Managing Knowledge Capital Holds the Key to Expanding Businesses
The end of the 20th century saw a burgeoning business avenue that was commensurate to the growth of computer system technology and the Internet. We saw the platform for electronic commerce, outsourcing, and virtual offices being laid out and developed. So, here we are at the start of the 21st century, feeling our way and trying to understand how businesses are created and run in a business world that has becoming a virtual environment.
Gone are the concrete office buildings and people rushing to work in order to punch in and earn their daily wages. These days, you can work from any point in the world at any given time. A workplace is no longer a solid permanent structure. In these days of globalization, companies and the workforce have become faceless, yet most valued assets of a company. Companies can now exist in your home, with just a website for an office, but the same sound business concepts still apply. Employees are still needed to keep the company running.
Without the ability to personally supervise employees, the major problem facing the company owner is how to put a price of value on the faceless employee. Business globalization has its benefits in terms of running a cost efficient company. But how do we know that the employees are actually doing the work expected of them? The answer to this query can be found in the book “Managing Knowledge Capital: How Organizations Measure Knowledge Capital and How They Make It Grow”. Written by the brilliant, up and coming business whiz Charles Njongu, he shares with us the knowledge he gained while a student of business at the prestigious New York University.
In his book, Mr. Njongu clearly indicates how companies today are now highly information and technology reliant as opposed to the past century when businesses dealt with tangible products and sales. He asks us at the beginning of the book to consider this question ” in a business that does not exist on a physical level, how does the business owner measure the success of his company? How does he realize his assets and liabilities and determine the company net worth when selling the business or engaging in mergers?
Mr. Njongu presents us with highly informative guidelines that are meant to lead us down the path of understanding both the human and knowledge capital of a company. To quote Mr. Njongu “Any organization that wants to stay competitive in today’s challenging environment must learn to manage knowledge or human capital more effectively or they will not succeed as an organization.”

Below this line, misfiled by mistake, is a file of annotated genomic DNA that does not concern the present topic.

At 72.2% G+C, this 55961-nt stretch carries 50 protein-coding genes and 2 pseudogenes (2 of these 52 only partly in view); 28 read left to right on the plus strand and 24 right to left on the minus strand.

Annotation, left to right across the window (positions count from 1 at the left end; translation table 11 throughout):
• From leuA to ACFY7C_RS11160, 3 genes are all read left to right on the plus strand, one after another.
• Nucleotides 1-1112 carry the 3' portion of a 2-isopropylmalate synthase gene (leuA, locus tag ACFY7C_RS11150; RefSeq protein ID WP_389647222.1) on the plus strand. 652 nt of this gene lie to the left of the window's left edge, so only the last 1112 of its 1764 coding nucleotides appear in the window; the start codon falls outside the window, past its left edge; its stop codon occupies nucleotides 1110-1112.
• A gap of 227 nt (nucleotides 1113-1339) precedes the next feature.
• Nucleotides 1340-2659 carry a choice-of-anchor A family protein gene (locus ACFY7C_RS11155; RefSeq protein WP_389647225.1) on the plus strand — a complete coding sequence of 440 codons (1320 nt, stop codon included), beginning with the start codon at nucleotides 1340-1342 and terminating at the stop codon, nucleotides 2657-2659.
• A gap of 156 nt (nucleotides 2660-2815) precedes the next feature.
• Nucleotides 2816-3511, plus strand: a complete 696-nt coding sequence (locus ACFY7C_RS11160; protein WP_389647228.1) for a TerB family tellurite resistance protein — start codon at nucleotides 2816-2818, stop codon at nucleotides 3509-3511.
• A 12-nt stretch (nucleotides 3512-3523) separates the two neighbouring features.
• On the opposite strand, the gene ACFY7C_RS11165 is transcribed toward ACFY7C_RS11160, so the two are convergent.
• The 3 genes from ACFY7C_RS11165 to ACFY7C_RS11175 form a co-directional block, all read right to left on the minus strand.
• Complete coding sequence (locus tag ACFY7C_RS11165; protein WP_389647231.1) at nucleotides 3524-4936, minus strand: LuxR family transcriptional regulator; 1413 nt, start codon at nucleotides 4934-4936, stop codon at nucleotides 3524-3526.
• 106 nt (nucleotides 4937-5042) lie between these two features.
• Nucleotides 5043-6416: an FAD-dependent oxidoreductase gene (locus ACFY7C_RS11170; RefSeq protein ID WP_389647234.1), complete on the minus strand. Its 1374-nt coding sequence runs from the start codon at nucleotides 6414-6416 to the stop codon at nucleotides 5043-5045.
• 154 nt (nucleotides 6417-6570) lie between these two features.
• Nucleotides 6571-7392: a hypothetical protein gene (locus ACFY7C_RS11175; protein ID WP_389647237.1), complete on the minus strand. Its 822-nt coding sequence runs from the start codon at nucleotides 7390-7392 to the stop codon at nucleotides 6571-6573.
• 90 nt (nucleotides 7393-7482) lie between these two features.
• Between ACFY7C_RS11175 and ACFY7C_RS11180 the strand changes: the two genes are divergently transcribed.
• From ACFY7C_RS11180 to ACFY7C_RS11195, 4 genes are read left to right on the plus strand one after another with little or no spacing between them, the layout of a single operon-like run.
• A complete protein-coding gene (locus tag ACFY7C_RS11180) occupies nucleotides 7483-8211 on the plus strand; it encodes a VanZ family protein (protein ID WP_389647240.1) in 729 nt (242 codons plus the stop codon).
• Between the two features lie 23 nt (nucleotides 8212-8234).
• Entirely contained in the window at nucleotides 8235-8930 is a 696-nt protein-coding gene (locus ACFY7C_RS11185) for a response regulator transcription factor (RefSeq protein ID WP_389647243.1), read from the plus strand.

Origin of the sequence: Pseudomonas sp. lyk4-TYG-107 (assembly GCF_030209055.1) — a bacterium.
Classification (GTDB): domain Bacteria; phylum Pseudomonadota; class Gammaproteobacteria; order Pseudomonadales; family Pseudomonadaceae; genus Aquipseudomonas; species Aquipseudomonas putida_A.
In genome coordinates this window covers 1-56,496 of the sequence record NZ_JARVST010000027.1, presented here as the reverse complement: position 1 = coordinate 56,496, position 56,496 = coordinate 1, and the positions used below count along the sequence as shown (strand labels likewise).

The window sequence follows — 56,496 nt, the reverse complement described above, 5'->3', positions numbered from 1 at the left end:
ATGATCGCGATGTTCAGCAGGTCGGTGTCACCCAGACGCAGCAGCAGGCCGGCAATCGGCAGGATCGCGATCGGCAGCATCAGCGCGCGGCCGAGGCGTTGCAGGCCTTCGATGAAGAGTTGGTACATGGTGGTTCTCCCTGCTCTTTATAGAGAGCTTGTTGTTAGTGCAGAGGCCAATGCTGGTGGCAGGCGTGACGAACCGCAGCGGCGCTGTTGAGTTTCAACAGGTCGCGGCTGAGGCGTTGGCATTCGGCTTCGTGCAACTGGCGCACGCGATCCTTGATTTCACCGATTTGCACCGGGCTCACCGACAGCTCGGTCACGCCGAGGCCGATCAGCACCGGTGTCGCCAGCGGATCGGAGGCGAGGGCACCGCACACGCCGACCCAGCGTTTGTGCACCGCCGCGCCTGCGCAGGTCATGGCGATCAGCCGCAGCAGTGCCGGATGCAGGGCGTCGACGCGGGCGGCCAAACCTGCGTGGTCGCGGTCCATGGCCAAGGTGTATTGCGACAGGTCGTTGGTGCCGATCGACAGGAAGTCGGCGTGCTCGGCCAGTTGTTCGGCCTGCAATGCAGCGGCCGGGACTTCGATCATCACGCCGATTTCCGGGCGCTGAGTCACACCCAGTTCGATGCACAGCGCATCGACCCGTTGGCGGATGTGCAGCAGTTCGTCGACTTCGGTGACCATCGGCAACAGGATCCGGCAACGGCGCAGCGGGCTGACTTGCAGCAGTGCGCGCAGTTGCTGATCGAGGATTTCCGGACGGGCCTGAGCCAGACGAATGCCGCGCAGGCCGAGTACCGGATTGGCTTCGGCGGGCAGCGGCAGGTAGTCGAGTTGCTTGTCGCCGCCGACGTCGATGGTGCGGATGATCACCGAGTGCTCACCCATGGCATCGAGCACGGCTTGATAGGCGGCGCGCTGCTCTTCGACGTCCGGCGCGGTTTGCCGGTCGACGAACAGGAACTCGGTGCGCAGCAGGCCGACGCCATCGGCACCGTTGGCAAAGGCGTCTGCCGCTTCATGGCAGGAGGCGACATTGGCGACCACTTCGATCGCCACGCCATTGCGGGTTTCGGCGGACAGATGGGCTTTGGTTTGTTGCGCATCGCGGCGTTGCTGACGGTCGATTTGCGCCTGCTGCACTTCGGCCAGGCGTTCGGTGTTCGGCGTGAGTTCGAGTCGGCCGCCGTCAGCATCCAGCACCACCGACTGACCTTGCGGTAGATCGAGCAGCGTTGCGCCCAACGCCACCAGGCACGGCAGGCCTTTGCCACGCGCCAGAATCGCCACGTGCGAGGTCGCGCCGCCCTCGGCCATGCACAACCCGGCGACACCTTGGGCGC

In various chapters of the book, he discusses how his research provided him with information regarding how today’s business models do not have a uniform approach to measuring its human or knowledge capital and instead rely on outdated and unreliable human resources surveys and data. By collating all the information available to him, he has come to realization that a common method to measure these particular data and further information needed to be developed. He discusses the Human Capital and the Spiral of Knowledge as a way to preserve the knowledge life span of a company. This information, he says is developed through conversion and growth and must be nurtured in order to keep a company running. Mr. Njongu firmly believes that “Knowledge transformation involves tacit-to-tacit, tacit-to-explicit, explicit-to-tacit, and explicit-to-explicit situations.”
This book, borne out of his masteral thesis of the same name, provides the readers with a well researched and comprehensive look into the reasons regarding why human or knowledge capital directly relate as to how employers view their employees. How do the employees transform into the highly profitable assets playing important pawns in the game of business survival. He further explains that “The importance of human capital includes improved customer services, faster problem solving, innovation, high productivity, and a competitive advantage.”
“Managing Knowledge Capital: How Organizations Measure Knowledge Capital and How They Make It Grow” is a must have book for every dedicated company CEO, Human Resources Department Head, IT professional, as well as anybody seriously thinking of engaging in a business in the 21st century. It teaches us all a valuable lesson about the importance of letting the employees feel important and that the business is not just an office but their home where they belong. Charles Njongu also answers some of the nagging questions hounding the business heads of top companies today. Then, he offers us an insight into his new, experimental, yet accurately proven method of securing accurate figures pertaining to human or knowledge capital and its relationship with proper financial valuation of a modern business. .